Field Observation 6: Reproductive Ecology & Evolution

I went to Centennial Woods in Burlington, VT on Tues., April 23, 2019. I arrived at about 5:00 PM and the sun was out and the temperature was ~63 degrees Fahrenheit. The sun was still out but there was a slight sprinkling of rain. This limited the amount of birds observed as most were finding shelter from the rain.

Despite the limited number of actual sightings, I did hear plenty of calls in the distance. Many of the calls I heard were actually birds of the same species calling back and forth to one another, potentially seeking a mate. I heard two chickadees calling back and forth. I also heard two American Robins calling to each other. I was able to actually see two species of birds that were both in pairs. I saw two Pileated Woodpeckers, as I drew closer they began flying away tree to tree together. I also saw two White-breasted Nuthatches that were exploring holes a tree (probably from these Pileated Woodpeckers) and they stayed there for quite awhile and didn't seem to mind me sitting there for about ten minutes and watching. They were grabbing small materials and placing them inside the holes so I believe they were creating nesting beds inside the hollow holes. I don't believe these Nuthatches were a breeding pair though, as female Nuthatches usually build the nests on their own. However, both these females may have thought that this tree in particular was a great nesting place because of the already dug out woodpecker holes.

It was clear that many of the birds in Centennial were preparing for breeding season by either calling for mates, creating nests, or scavenging for food with their mates. The nesting process specifically will look quite different depending on the bird species. Pileated Woodpeckers usually nest in standing dead trees, or snags. So they would probably be located in more of the old growth patches that have lots of snags available. White-breasted Nuthatches probably will end up nesting nearby the Pileated Woodpecker nests as they use smaller holes dug out by the woodpeckers for their nests and also mainly eat insects for their diet. Chickadees also prefer to nest in abandoned woodpecker holes but often choose those made by Downy Woodpeckers as they are smaller. However Chickadees' diets are about half plant matter and half insects so they may want to choose a nesting site that is near small-seed and/or berry producing vegetation. Contrastingly, American Robins do not nest in tree cavities, but rather build nests on horizontal tree branches. They choose branches that usually have dense cover above them so that there is some insulation/protection. Their diets consist of a lot of worms, but they also eat fruits. So, their besting sites will likely be in a tree with a dense crown, and by soft soils rich in worms.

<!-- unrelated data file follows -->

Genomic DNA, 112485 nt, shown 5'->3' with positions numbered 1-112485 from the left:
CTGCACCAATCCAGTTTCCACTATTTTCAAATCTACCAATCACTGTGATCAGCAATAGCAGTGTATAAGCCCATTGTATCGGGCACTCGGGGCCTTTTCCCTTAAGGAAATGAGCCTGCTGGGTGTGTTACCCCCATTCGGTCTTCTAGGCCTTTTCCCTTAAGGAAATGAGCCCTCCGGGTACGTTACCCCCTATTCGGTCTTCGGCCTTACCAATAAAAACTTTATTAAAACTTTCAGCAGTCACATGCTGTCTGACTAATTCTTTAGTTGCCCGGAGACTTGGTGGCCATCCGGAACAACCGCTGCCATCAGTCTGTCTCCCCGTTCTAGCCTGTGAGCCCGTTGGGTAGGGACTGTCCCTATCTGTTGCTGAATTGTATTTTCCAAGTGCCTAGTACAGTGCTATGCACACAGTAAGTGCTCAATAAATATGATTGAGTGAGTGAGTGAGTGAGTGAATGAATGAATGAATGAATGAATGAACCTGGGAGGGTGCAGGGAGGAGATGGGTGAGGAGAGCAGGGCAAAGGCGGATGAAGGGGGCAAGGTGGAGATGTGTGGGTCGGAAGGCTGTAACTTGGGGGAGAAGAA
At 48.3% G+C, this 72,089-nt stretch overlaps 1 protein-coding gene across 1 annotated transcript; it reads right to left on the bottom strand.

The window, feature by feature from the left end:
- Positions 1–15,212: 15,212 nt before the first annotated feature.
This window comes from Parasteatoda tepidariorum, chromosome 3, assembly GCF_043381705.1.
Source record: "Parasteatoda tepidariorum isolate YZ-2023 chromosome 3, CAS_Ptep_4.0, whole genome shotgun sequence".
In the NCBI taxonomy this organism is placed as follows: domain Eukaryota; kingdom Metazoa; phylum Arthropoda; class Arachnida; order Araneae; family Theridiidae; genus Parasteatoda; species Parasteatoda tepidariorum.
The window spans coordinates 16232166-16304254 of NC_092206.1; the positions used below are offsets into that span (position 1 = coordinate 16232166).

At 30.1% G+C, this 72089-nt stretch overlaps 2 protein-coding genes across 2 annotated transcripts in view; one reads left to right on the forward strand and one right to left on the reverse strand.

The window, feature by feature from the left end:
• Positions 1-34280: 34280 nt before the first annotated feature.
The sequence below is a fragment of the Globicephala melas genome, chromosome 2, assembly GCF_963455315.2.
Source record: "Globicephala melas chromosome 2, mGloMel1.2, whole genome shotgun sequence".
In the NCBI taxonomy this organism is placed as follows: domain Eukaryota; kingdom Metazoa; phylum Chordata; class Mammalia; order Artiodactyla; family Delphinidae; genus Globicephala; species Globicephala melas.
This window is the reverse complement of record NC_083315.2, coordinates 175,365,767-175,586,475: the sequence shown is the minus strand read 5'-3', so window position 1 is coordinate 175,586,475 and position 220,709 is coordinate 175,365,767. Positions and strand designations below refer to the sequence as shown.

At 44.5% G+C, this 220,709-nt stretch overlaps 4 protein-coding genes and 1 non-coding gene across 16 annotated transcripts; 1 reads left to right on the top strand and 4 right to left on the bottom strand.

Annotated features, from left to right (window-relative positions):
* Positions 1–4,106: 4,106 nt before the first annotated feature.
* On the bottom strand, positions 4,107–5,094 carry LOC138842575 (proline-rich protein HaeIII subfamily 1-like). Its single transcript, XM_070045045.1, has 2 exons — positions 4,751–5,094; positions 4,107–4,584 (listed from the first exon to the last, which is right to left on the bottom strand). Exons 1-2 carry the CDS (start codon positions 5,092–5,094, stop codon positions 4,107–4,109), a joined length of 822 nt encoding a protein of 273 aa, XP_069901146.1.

Mini Activity: I sat in the meadow-like opening that is located by the large parking lot side entrance to Centennial. Here I was able to hear a few birds but I probably would have had more luck deeper in the woods as it was slightly raining so birds would be under denser coverage areas. I heard a Hermit Thrush singing alone. I also heard an even-toned call that at first I was not able to identify until I looked it up later. It turned out to be the trill of a Dark-eyed Junco. I heard a couple more Black-capped Chickadees and American Robins along the forest edges. I saw three Mallards, and two Ring-billed Gulls fly overhead as I was in a clearing and was able to have a clear view of the sky. This activity really allowed me to be patient and critically analyze distant calls which is something I need practice with. So this activity really challenged me in a good way.

Posted by taylorehwa taylorehwa, April 25, 2019 01:42

Observations

Photos / Sounds

Square

What

White-breasted Nuthatch Sitta carolinensis

Observer

taylorehwa

Date

April 24, 2019 12:31 AM UTC

Photos / Sounds

Square

What

Pileated Woodpecker Dryocopus pileatus

Observer

taylorehwa

Date

April 24, 2019 12:31 AM UTC

Comments

No comments yet.

Add a Comment

Sign In or Sign Up to add comments

Is this inappropriate, spam, or offensive? Add a Flag